Access to free early education for eligible two-year-olds extended to migrant families
Marc Bloomfield
Two recent judicial review challenges have successfully extended the entitlement to free nursery education for two-year-olds to a number of migrant families who had previously been unable to access this important provision.
Childcare Act 2006 s7(1) requires local authorities to make free early years education available to eligible children. The current eligibility criteria are to be found in the Local Authority (Duty to Secure Early Years Provision Free of Charge) Regulations 2014 SI No 2147 (the 2014 Regs); they were intended to target the poorest two-year-olds in light of evidence that early years education significantly increases their life chances. But those criteria exclude the children of some migrant families who are among the poorest households in the UK.
Judicial review proceedings were issued earlier this year by both Central England Law Centre and Matthew Gold & Co on behalf of two such families. At the heart of the challenges was the argument that the exclusion of two-year-olds on the basis of their immigration status constituted an unjustified difference in treatment and also frustrated the statutory purpose of the scheme. Article 2 Protocol No 1 and article 14 of the European Convention on Human Rights together enshrine the right of access to educational provision without discrimination.
The education secretary settled both claims. The joint effect of the two consent orders is that the following groups of two-year-olds are now immediately eligible for free nursery education:
those whose parents claim support under Immigration and Asylum Act (IAA) 1999 s4 (which is often accessed by those whose initial asylum claim failed but who have submitted a fresh claim); and
those who would be entitled to free early education provision if the normal financial criteria under the 2014 Regs were applied and their parents were entitled to access public funds, and the parents either:
(a)satisfy the criteria for a derivative right to reside under Immigration (European Economic Area) Regulations 2016 SI No 1052 reg 16(5), whether or not they have applied to the Home Office for confirmation of that status (which includes Zambrano carers); or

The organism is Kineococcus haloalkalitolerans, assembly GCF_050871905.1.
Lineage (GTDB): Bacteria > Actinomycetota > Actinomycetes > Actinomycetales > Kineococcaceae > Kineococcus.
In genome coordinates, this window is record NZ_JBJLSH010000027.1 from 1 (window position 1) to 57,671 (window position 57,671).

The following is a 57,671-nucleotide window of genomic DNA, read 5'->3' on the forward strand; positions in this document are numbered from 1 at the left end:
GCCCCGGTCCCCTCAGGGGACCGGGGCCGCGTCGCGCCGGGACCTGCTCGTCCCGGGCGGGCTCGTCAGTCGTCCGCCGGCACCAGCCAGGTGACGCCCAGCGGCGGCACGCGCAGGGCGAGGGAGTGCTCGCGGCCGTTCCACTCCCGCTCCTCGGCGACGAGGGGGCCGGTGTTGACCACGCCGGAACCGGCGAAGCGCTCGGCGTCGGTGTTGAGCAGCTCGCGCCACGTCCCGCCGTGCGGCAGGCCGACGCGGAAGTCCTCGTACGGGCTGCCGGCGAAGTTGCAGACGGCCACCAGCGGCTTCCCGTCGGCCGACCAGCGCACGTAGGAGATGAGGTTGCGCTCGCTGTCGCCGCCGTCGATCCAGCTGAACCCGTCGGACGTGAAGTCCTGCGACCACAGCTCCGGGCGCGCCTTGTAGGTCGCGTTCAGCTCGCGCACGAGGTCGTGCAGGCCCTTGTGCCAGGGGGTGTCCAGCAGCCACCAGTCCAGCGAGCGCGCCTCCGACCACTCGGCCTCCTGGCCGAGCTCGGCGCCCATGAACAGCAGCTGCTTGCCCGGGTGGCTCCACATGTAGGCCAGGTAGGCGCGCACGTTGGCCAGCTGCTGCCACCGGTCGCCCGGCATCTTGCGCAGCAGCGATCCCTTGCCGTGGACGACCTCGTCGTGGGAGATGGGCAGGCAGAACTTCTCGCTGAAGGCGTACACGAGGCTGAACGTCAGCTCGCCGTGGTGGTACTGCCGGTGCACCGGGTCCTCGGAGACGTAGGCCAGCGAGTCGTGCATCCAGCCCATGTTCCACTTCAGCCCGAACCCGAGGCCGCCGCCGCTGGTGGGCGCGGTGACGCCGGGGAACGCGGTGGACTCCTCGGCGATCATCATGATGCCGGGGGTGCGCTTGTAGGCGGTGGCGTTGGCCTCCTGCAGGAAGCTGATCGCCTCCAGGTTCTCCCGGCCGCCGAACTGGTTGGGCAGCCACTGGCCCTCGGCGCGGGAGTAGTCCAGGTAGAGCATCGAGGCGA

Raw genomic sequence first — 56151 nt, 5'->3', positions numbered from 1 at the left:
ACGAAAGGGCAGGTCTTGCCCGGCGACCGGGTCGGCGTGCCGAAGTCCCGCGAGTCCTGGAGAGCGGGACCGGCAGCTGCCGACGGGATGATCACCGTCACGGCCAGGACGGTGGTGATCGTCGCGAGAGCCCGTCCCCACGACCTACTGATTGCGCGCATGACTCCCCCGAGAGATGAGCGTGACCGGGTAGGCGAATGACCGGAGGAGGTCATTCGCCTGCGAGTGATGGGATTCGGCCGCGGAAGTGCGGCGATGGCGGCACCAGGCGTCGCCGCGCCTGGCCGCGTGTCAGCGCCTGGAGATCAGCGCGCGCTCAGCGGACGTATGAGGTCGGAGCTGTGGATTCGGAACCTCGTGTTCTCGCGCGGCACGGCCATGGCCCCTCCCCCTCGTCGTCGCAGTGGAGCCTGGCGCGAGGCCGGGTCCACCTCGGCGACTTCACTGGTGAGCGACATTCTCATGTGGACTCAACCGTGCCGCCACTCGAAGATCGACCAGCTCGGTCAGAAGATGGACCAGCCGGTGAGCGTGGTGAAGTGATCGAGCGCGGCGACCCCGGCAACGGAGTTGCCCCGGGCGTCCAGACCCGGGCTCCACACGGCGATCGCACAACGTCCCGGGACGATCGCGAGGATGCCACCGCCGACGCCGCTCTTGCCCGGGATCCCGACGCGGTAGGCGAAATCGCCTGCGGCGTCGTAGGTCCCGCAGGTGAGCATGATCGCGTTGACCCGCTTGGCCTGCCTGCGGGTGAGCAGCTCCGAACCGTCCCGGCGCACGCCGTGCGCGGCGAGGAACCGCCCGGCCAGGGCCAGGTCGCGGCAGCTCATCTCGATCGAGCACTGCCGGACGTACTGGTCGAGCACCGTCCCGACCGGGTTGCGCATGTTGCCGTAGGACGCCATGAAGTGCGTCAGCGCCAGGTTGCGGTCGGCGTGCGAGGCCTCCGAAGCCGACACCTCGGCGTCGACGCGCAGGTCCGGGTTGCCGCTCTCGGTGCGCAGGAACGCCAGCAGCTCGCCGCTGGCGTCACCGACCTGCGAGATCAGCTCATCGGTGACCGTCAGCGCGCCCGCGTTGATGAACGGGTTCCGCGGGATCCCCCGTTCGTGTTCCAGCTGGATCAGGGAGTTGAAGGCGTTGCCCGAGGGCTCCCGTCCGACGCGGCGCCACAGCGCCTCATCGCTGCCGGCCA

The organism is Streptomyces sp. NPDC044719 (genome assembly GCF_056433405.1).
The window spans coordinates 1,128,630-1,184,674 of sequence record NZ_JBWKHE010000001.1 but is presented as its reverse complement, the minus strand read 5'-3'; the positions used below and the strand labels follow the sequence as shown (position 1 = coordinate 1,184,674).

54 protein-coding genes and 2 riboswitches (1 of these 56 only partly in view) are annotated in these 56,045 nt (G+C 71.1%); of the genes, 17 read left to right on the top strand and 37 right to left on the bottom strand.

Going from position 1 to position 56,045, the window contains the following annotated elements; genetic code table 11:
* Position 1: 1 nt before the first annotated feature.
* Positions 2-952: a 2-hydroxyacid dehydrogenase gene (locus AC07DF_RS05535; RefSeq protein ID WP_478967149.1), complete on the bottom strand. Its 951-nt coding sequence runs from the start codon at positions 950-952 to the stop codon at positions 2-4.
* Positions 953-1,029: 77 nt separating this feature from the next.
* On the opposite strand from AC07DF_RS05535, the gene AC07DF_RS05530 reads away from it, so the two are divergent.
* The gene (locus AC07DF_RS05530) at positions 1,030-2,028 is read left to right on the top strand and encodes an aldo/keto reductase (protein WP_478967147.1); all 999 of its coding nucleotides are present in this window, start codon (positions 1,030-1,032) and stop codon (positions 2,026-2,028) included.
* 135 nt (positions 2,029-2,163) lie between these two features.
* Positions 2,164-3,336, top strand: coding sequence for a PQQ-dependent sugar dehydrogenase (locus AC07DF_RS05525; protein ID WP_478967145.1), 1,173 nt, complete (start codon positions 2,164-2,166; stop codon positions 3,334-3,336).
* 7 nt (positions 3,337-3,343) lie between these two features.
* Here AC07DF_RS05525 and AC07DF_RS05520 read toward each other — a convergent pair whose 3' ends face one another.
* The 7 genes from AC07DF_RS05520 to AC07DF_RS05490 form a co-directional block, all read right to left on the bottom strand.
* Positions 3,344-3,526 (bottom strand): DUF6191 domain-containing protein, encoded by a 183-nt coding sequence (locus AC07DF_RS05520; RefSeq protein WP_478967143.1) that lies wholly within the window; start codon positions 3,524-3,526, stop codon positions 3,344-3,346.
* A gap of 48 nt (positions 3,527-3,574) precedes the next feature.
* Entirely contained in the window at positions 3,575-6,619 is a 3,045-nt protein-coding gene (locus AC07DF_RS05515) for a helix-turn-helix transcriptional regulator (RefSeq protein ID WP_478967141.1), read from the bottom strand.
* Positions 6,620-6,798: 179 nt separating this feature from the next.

(b)have been granted leave to remain on article 8 private and family life grounds, but with a condition of no recourse to public funds.
There was no need to tackle the issue on behalf of families in receipt of support under IAA 1999 s95 (which is available to asylum-seekers) because two-year-olds of such families were already eligible under the 2014 Regs.
In spite of the successful judicial reviews, the 2014 Regs are yet to be amended, and, on their face, continue to exclude these children from the entitlement to free nursery education. This is because the Department for Education (DfE) said that it wanted to consult on other possible changes before undertaking those amendments.
This leaves a dangerous gap between what the law appears to be and the rights that vulnerable young children actually have. In order to try to plug that gap, the consent orders oblige the education secretary to ‘require’ local authorities to provide free nursery education to these groups, even though the 2014 Regs do not include them.
Implementation by the DfE has taken the form of interim guidance trialled until 30 November 2019,1Extending eligibility for the free early education entitlement for two year olds: Department for Education guidance on assessing eligibility for a free place, 30 August 2019. following which it will be reissued taking into account feedback. Although the guidance does require local authorities to treat these children as eligible children, it expressly permits them to refrain from undertaking any outreach to find them (see para 10, page 2).
This creates real and continuing risks that: eligible children who ought to benefit will not do so because their parents are not aware of their rights; advisers who rely on the 2014 Regs will not realise that they are unlawful; and local authorities that should know may not disseminate information about the extended eligibility to frontline staff effectively or may not, in fact, have any contact with the families concerned.
Law students from the University of Warwick are therefore working alongside the Public Law Team at Central England Law Centre and Matthew Gold on a project to publicise the true position to advisers and others who may have contact with the affected families. They are also monitoring the steps being taken by local authorities. This is the inaugural project of the Strategic Public Law Clinic, a new joint initiative between the Law Centre and the Centre for Human Rights in Practice at the University of Warwick School of Law. The clinic is keen to receive feedback from anyone who has information about the implementation of these new rights and can be contacted by email to the supervising solicitor: Megan Ward ( of the Law Centre’s Public Law Team and Rachel Etheridge ( of Matthew Gold can be contacted about referrals of families who are continuing to experience difficulties.

About the author(s)

Olivia Stanek is a student with the Strategic Public Law Clinic, Central England Law Centre and the Centre for Human Rights in Practice at the...
Kye Li Ong is a student with the Strategic Public Law Clinic, Central England Law Centre and the Centre for Human Rights in Practice at the University...